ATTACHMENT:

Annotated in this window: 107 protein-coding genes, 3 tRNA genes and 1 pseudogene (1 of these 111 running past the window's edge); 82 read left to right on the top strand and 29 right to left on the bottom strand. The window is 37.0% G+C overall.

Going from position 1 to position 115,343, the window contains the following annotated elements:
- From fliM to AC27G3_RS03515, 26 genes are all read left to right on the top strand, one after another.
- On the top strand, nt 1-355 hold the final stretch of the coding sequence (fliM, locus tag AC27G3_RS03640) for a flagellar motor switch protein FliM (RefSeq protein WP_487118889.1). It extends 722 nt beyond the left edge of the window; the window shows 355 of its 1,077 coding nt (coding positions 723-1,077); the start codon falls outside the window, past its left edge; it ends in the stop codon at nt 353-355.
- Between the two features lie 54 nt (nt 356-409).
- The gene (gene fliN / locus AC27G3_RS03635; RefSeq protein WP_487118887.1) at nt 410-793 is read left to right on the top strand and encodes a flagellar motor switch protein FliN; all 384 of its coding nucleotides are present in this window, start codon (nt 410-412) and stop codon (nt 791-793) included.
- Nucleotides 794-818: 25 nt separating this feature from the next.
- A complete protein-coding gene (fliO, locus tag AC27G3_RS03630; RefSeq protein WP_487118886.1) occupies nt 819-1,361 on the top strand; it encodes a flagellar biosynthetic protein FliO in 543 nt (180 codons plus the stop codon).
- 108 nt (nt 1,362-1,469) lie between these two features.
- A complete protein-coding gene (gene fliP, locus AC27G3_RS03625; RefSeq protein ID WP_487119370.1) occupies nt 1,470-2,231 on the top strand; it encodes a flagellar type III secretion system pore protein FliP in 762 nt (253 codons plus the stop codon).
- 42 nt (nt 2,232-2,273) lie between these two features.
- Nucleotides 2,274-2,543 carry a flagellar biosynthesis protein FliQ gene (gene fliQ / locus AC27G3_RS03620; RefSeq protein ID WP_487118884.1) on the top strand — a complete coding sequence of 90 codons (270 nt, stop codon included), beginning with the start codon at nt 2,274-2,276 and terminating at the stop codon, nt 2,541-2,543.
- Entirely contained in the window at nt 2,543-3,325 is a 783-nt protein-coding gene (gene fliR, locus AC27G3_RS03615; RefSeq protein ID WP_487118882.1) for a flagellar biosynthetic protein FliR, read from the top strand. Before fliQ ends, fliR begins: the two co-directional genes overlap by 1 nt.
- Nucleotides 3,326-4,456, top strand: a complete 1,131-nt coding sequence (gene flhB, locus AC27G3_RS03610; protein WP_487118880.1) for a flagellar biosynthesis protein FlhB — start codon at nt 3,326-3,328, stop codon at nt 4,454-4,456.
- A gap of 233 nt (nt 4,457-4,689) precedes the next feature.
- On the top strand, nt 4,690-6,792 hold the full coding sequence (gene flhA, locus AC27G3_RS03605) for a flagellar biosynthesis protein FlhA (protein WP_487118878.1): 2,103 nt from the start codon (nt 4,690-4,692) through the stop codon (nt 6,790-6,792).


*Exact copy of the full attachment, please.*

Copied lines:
Annotated in this window: 107 protein-coding genes, 3 tRNA genes and 1 pseudogene (1 of these 111 running past the window's edge); 82 read left to right on the top strand and 29 right to left on the bottom strand. The window is 37.0% G+C overall.

Going from position 1 to position 115,343, the window contains the following annotated elements:
- From fliM to AC27G3_RS03515, 26 genes are all read left to right on the top strand, one after another.
- On the top strand, nt 1-355 hold the final stretch of the coding sequence (fliM, locus tag AC27G3_RS03640) for a flagellar motor switch protein FliM (RefSeq protein WP_487118889.1). It extends 722 nt beyond the left edge of the window; the window shows 355 of its 1,077 coding nt (coding positions 723-1,077); the start codon falls outside the window, past its left edge; it ends in the stop codon at nt 353-355.
- Between the two features lie 54 nt (nt 356-409).
- The gene (gene fliN / locus AC27G3_RS03635; RefSeq protein WP_487118887.1) at nt 410-793 is read left to right on the top strand and encodes a flagellar motor switch protein FliN; all 384 of its coding nucleotides are present in this window, start codon (nt 410-412) and stop codon (nt 791-793) included.
- Nucleotides 794-818: 25 nt separating this feature from the next.
- A complete protein-coding gene (fliO, locus tag AC27G3_RS03630; RefSeq protein WP_487118886.1) occupies nt 819-1,361 on the top strand; it encodes a flagellar biosynthetic protein FliO in 543 nt (180 codons plus the stop codon).
- 108 nt (nt 1,362-1,469) lie between these two features.
- A complete protein-coding gene (gene fliP, locus AC27G3_RS03625; RefSeq protein ID WP_487119370.1) occupies nt 1,470-2,231 on the top strand; it encodes a flagellar type III secretion system pore protein FliP in 762 nt (253 codons plus the stop codon).
- 42 nt (nt 2,232-2,273) lie between these two features.
- Nucleotides 2,274-2,543 carry a flagellar biosynthesis protein FliQ gene (gene fliQ / locus AC27G3_RS03620; RefSeq protein ID WP_487118884.1) on the top strand — a complete coding sequence of 90 codons (270 nt, stop codon included), beginning with the start codon at nt 2,274-2,276 and terminating at the stop codon, nt 2,541-2,543.
- Entirely contained in the window at nt 2,543-3,325 is a 783-nt protein-coding gene (gene fliR, locus AC27G3_RS03615; RefSeq protein ID WP_487118882.1) for a flagellar biosynthetic protein FliR, read from the top strand. Before fliQ ends, fliR begins: the two co-directional genes overlap by 1 nt.
- Nucleotides 3,326-4,456, top strand: a complete 1,131-nt coding sequence (gene flhB, locus AC27G3_RS03610; protein WP_487118880.1) for a flagellar biosynthesis protein FlhB — start codon at nt 3,326-3,328, stop codon at nt 4,454-4,456.
- A gap of 233 nt (nt 4,457-4,689) precedes the next feature.
- On the top strand, nt 4,690-6,792 hold the full coding sequence (gene flhA, locus AC27G3_RS03605) for a flagellar biosynthesis protein FlhA (protein WP_487118878.1): 2,103 nt from the start codon (nt 4,690-4,692) through the stop codon (nt 6,790-6,792).